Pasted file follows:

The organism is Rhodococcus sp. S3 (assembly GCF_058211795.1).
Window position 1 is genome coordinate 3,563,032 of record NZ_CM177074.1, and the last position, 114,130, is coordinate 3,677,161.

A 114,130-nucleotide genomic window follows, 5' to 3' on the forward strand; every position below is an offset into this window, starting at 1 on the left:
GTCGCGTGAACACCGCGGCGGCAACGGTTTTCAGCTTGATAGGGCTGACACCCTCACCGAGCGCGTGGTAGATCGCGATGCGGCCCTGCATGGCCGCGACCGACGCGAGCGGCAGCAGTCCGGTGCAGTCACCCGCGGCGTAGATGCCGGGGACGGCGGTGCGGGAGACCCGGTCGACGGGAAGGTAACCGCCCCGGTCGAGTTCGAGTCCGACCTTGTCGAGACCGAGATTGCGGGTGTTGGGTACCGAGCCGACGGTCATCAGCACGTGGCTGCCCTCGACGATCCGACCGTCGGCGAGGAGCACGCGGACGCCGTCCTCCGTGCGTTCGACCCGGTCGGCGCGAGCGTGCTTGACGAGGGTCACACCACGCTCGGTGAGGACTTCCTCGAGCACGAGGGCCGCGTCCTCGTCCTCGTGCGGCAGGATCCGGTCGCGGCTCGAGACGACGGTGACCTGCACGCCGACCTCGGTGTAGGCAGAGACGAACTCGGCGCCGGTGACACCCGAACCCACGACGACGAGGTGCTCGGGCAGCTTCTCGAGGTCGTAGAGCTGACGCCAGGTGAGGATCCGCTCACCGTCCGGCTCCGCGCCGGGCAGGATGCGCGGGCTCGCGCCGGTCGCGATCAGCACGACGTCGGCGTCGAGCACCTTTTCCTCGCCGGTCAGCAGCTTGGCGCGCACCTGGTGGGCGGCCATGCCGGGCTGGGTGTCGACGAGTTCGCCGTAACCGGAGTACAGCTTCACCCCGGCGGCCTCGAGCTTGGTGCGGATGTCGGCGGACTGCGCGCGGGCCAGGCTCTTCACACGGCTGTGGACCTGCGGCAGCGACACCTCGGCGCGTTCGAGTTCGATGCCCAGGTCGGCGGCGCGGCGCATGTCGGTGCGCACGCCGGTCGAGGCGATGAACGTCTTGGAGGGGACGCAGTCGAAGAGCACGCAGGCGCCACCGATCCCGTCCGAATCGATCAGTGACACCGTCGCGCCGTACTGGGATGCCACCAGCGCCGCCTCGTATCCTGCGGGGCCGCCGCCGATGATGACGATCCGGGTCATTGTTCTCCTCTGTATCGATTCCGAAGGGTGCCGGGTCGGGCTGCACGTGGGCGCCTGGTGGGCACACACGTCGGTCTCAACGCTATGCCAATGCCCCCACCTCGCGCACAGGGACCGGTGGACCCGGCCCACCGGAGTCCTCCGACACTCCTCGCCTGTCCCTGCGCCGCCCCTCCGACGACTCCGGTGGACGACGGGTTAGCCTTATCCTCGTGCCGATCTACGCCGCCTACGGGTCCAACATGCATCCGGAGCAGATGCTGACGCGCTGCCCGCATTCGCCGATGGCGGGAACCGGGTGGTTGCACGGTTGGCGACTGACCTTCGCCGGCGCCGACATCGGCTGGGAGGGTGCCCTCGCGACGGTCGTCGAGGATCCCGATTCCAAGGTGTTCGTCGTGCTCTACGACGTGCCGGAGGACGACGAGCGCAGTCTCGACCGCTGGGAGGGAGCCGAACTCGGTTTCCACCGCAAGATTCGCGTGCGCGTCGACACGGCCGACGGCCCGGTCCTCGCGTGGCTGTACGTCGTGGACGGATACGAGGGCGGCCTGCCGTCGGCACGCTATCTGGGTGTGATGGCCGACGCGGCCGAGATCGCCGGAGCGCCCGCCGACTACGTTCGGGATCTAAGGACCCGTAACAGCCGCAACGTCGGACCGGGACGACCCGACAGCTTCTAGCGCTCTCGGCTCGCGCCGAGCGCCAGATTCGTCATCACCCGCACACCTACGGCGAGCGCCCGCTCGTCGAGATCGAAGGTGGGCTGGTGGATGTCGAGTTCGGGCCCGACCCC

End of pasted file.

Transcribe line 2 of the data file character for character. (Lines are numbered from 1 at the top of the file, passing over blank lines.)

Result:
Window position 1 is genome coordinate 3,563,032 of record NZ_CM177074.1, and the last position, 114,130, is coordinate 3,677,161.